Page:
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In Cuba Local Company Updates Computer Network Security Software
Yaliuva Castillo, the head specialist from the team that created the software, said that the latest version is ready for distribution. “We have incorporated several new concepts that provide greater security when working with networks.”

AvilaLink is software used for controlling computer use time and managing a set of computers in a given network. The program can also detect pirating and block access to systems as a defense mechanism.

Desoft began its work as ESICA, offering internet and email services to local hotels. When it was hired by the national telecommunications company, ETECSA, Desoft began developing AvilaLink to manage internet access.

AvilaLink’s biggest client is ETECSA but the software is also employed by the hospital computer network, the national Community Computer Centers (Joven Club de Computación), educational centers and several other entities.

Next Stop: 3.0

Joining Yaliuva Castillo as part of the team that created version 2.1.3 are: Asniel Marrero Alegría, Miguel Ernesto Zaldívar Hernández, Julián Miguel Marrero Lezcano Pérez, Moissane Hernández Campos, Yudelsy Iparraguirre Felipe and José Julián (Johnny) Martí Pérez.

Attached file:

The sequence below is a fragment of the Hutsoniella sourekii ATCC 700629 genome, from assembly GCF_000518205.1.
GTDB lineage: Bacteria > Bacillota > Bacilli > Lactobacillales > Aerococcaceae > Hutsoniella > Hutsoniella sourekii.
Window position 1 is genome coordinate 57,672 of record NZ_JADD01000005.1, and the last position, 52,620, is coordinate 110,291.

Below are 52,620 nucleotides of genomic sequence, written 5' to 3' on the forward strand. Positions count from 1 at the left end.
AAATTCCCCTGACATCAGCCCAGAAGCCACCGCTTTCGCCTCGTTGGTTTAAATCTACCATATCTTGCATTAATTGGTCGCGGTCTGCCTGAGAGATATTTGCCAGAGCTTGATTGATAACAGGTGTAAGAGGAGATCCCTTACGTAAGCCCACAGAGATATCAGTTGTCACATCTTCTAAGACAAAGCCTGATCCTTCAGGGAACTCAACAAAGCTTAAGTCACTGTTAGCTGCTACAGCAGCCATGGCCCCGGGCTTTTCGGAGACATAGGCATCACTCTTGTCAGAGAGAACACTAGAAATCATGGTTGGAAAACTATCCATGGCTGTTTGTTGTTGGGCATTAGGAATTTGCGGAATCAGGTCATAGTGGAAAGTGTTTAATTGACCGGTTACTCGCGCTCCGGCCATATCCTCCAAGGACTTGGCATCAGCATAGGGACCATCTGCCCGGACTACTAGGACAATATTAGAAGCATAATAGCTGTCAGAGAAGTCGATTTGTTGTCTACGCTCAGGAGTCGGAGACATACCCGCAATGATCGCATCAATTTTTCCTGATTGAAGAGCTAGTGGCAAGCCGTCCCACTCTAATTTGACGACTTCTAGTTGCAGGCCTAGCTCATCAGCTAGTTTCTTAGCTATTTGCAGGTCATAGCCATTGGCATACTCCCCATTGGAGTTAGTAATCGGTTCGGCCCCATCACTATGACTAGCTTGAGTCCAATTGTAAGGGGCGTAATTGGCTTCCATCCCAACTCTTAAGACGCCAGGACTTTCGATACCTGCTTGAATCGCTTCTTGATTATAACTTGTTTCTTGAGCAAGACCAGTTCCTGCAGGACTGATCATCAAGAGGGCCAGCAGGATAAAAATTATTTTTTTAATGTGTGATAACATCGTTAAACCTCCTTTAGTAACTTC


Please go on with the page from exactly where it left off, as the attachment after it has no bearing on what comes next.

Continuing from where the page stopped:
“The latest version allows work as server or client. The first administers networks at the office or home and grants access according to the established hierarchy.

“The software was designed for use in cybercafés where an essential elements is controlling the amount of time allotted for a client. The software is an essential tool that the country might have had to import if Desoft hadn’t created it,” said Yaliuva.

“In the case of ETECSA, client access to computers is provided through cards that are bought. The software identifies the cards and controls the allotted time.

“Some of the new concepts incorporated into version 2.1.3 is registering who bought the card, when, where and who sold it. Another element is blocking proxy violation. The program has the option of blocking internet navigation if it detects a threat of pirating.”

“It has been eight years since the first version. Now that we have finished this update, we have started working on the 3.0 project that will move the software into a freeware platform,” concluded Yaliuva.

(Juventud Rebelde)

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